I am marking final exams (well, actually those of you reading this post will note that I am procrastinating). Something a student said in the course of answering a particular question struck me as profound. That is, the student noted that religion prior to modernity was experiential and today is literal. That is, prior to the 'privileging' of doubt, religion was an experience, or rather an intrinsic part of the holistic experience of life. With the growth of literacy as part and parcel of modernity, religion became something one thought about and wrote about and talked about. The student said 'literal' however, not 'literate'. I don't know if this was a considered and deliberate word choice. But 'literal' is a more profound comment than that indicated by 'literate'. We, today, do live in a literal world. This era is the age of seeing only the material. Where some Protestant Christians read the Bible 'literally', the semi-atheist majority here in the West read life literally. Life is about physicality: comfort, pleasure, happiness, indeed a world where pleasure and happiness are equivalent, and a horror of pain in any degree. This explains perhaps why 'assisted dying' is the new next best thing. The old Christian, Jewish and Muslim ideal of the sanctity of suffering is now seen as a form of madness, inexplicable to the literal mind. Externalized belief served to tear faith from its internal moorings and set it adrift to float with other aspects of thought such as science or pleasure or psychological state... all the components of the organic machines formerly called humans.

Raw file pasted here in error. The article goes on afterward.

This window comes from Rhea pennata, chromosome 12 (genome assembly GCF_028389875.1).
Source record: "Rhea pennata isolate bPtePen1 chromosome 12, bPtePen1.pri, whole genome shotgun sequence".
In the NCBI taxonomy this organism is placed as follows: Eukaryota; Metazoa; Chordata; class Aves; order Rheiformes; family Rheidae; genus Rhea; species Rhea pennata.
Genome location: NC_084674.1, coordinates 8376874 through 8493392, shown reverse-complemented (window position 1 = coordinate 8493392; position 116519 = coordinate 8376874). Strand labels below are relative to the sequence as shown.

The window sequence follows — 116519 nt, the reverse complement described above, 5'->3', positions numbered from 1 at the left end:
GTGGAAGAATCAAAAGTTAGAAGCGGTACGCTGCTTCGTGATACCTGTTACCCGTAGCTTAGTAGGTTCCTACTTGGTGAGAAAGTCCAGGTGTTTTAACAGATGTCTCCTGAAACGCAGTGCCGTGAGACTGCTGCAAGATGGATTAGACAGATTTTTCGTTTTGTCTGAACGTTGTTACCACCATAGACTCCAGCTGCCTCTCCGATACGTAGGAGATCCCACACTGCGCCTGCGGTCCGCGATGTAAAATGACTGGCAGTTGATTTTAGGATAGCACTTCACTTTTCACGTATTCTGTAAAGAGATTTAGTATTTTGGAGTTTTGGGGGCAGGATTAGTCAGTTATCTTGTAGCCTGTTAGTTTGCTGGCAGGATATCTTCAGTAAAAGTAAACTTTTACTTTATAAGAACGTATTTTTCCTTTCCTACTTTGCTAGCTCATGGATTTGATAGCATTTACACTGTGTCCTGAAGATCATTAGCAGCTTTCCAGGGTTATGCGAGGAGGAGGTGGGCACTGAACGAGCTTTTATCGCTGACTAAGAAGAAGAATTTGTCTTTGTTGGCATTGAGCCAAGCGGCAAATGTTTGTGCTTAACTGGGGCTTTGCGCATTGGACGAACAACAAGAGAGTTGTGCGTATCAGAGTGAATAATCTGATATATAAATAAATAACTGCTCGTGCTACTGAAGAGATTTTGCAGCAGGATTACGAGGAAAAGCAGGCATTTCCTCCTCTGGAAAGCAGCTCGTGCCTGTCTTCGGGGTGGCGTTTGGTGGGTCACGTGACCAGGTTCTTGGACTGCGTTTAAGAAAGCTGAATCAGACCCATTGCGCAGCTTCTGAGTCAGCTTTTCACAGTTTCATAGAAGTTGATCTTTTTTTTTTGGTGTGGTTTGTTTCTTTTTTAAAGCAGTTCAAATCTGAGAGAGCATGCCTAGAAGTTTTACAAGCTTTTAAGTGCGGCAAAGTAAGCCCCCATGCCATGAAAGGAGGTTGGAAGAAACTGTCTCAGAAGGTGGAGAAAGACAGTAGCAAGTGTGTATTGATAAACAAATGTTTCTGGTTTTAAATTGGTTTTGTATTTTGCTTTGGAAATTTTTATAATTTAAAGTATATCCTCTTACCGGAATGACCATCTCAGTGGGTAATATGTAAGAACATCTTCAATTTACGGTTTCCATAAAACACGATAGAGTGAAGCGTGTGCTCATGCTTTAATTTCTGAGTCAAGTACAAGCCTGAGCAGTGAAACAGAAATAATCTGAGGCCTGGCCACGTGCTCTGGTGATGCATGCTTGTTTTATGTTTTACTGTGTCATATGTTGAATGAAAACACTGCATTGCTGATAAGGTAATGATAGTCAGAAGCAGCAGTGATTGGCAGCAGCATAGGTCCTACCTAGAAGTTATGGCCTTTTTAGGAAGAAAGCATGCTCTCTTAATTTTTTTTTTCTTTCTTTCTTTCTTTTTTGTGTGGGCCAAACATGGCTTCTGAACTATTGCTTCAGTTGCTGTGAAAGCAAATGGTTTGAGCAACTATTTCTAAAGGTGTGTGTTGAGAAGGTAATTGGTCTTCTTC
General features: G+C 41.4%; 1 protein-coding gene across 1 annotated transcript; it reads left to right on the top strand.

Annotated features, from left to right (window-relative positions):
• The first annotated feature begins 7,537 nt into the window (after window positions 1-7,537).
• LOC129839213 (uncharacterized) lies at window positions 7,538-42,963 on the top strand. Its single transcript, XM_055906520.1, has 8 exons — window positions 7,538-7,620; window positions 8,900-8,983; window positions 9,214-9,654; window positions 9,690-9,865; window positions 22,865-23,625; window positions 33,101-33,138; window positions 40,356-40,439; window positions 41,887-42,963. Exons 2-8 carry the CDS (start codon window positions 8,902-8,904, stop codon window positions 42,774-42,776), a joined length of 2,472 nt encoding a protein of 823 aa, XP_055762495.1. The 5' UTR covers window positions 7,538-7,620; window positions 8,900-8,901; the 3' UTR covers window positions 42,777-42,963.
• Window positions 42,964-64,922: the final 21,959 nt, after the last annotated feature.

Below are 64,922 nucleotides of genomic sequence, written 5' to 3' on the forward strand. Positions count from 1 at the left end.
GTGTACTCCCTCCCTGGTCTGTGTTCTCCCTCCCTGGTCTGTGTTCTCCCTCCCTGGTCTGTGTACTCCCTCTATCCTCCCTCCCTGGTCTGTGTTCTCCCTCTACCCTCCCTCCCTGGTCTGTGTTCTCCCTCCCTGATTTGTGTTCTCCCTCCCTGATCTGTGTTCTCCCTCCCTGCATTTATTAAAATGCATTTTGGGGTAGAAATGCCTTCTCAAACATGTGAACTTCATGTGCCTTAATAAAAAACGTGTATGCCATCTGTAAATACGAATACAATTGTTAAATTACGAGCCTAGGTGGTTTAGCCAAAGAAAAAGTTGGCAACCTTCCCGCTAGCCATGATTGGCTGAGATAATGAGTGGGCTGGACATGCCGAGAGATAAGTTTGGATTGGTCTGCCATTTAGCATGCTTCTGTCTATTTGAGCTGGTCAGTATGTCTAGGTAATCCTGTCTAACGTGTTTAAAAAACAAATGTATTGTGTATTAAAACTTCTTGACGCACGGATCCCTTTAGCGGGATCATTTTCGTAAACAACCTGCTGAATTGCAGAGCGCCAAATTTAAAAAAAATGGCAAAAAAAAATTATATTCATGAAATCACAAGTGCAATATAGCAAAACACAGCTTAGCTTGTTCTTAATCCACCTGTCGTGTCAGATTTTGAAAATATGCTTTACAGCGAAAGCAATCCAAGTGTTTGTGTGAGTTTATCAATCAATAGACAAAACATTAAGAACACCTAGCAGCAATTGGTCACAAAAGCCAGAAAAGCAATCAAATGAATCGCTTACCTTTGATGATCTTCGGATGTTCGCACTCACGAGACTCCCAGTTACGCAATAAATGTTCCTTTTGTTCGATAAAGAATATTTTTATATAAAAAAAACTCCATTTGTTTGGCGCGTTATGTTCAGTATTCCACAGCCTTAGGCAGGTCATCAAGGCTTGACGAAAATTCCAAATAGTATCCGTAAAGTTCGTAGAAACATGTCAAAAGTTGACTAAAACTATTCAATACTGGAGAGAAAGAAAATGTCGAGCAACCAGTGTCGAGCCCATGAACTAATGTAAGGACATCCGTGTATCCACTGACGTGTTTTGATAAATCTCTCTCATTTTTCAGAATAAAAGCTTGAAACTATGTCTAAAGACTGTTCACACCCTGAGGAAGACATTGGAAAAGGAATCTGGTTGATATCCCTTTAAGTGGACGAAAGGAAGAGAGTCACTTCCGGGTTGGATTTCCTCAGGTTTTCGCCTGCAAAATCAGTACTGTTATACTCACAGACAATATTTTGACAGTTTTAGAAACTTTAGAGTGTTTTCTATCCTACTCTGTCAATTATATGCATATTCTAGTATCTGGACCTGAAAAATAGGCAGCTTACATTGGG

Well, back to marking.
Maybe I will take my dog for a walk.
Then do some more marking.